- February 26, 2007 at 4:21 pm #52677
Hi everyone, thought I’d share these gems with you!!
I am helping a friend here look for a flat to buy and on Saturday we went to one of the larger estate agents here and had a fairly bizzare conversation.
My friend was interested in an attic apartment and whilst the estate agent was showing us the details i noticed the comment ’70m, pero segun escitura 50′ (70m but according to the escitura 50m). We then questioned the estate agent about this who carefully explained that it was quite normal for the escitura and actual details to disagree, especially with the catastral plan and it didn’t matter, they probably hadn’t counted all the terrace on the escitura.
Having followed the forum, I remembered someone else having real problems with a purchase like this as the bank would only mortgage the amount shown on the escitura and not the physical amount brought, and I think it had ended up that the terrace was illegal.
So we then questioned them about whether this would effect getting a mortgage…of course not, no problems, it was quite normal for houses not to even have an escitura so for them to differ from reality was nothing. The slightly bizzare thing was that the estate agent then went on to say that the/any sellers would probably under declare the value on the escitura, to which point my friend pointed out it was fraud and the estate agent agreed but insisted it would happen!!
Exactly how is the Spanish government trying to stop this type of fraud? Does the estate agent face any kind of penalty if properties are found to be under declared? Maybe if not, this is the change that is needed!!
We are still going to see the property, as my friend wants to, but with big warning alerts flashing…hopefully its a dump!!
Anyway, good luck to everyone working out Spanish law !! And thank you to everyone for sharing your stories and stopping others meeting the same problems you had.
- February 26, 2007 at 5:38 pm #69679
Well this is a conoudrum and from an agents point of view it is difficult. Heres a few pointers for you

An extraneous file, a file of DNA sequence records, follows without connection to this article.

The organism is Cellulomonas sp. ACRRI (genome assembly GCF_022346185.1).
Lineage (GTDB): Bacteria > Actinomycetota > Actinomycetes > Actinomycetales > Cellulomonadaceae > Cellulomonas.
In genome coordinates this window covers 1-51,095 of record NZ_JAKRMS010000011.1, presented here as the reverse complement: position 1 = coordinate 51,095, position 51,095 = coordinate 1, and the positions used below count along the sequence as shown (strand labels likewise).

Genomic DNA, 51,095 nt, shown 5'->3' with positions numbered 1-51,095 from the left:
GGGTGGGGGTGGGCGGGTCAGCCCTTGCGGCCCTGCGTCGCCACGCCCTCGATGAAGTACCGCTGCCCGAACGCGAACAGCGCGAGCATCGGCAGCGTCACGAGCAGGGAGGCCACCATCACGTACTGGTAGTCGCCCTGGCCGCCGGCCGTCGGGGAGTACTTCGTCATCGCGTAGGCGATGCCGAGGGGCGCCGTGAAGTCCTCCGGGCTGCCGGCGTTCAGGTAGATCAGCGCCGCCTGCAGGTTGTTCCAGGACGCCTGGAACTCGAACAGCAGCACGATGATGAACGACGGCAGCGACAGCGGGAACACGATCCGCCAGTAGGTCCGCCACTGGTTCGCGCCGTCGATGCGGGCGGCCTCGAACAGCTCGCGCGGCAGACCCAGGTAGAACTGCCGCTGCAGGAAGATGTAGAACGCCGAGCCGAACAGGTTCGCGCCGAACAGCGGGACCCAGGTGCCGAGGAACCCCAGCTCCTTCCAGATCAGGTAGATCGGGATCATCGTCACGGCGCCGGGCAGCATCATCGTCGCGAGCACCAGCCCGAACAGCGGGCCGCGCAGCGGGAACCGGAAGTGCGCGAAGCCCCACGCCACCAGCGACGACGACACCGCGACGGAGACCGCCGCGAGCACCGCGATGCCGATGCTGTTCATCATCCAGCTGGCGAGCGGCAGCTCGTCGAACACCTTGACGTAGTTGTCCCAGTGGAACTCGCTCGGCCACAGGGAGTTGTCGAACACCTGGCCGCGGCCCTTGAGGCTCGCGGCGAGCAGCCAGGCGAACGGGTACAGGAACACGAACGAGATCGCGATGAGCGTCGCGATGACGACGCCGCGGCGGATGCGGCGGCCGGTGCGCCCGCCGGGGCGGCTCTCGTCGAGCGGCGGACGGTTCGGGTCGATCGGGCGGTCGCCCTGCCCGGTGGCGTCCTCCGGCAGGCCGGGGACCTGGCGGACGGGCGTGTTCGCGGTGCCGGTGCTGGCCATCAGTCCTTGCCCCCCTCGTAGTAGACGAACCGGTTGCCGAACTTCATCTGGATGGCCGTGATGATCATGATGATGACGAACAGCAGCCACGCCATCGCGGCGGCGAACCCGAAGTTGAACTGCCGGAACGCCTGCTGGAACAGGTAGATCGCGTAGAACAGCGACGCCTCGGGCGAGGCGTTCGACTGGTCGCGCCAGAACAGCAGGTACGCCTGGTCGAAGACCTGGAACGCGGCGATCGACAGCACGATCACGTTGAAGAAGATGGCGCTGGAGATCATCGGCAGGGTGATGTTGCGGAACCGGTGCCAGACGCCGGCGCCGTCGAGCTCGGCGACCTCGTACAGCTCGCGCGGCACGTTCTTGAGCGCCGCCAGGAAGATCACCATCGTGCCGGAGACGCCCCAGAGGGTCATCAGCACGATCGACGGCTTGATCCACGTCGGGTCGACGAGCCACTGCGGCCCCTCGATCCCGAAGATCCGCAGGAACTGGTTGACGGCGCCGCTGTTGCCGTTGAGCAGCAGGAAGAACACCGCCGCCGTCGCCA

1. It is not obligatory to have a proeprty registered at notary – you can still buy off a compra venta (like a private document ie car logbook) and its only if you want to register it or have to take a mortgage that the notary is involved.
2. Very common to have less metres on the escritura than real. You can actually still get finance on the whole lot. We have gone through this with a client and basically the valuer gives 2 values – one based on escritura and the other based on real. Then at notary the extra metres are put on., the mortgage is raised and everything is fine – there is a cost and either the vendor pays or it is split between you. This will be based on the extras being added legally, so ensure that is correct otherwise you get the problems later down the line.
3. The escritura price is decided between both parties and the agent is best to stay out of it. It is illegal but still very common to do this. Even the actual banks know about the underdeclaration and any excess on the mortgage amount is now put down as furnishings!
4. The majority of spanish sellers underdeclared in the first place so dont want to be caught. The problem comes in if you sell on as you will end up paying the capital gains!
5. The Notaries now have to ensure all payments are registered and shown and explained but in reality if cash has passed hands theres really no way of knowing about it.
Hope this helps and good luck with it
- February 26, 2007 at 9:58 pm #69686
I had exactly the same experience when I bought my house a couple of years ago.
Just few comments on Inez answer:
1) In Spain what gives of proof ownership is the inscription in the land register. In other words you have to register it (unless you want to live dangerously).